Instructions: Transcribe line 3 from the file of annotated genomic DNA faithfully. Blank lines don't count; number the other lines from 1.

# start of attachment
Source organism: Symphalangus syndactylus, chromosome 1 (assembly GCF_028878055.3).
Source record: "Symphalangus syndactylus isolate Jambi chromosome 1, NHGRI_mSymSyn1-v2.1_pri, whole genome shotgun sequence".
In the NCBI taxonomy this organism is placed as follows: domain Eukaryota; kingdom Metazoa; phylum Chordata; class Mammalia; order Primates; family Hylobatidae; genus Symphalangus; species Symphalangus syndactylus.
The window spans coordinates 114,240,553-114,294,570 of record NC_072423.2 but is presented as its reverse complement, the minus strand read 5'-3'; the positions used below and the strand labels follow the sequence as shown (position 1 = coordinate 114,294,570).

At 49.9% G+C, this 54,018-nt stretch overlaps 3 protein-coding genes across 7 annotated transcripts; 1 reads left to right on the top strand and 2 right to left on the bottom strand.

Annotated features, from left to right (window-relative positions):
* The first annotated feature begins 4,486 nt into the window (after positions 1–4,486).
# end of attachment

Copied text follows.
In the NCBI taxonomy this organism is placed as follows: domain Eukaryota; kingdom Metazoa; phylum Chordata; class Mammalia; order Primates; family Hylobatidae; genus Symphalangus; species Symphalangus syndactylus.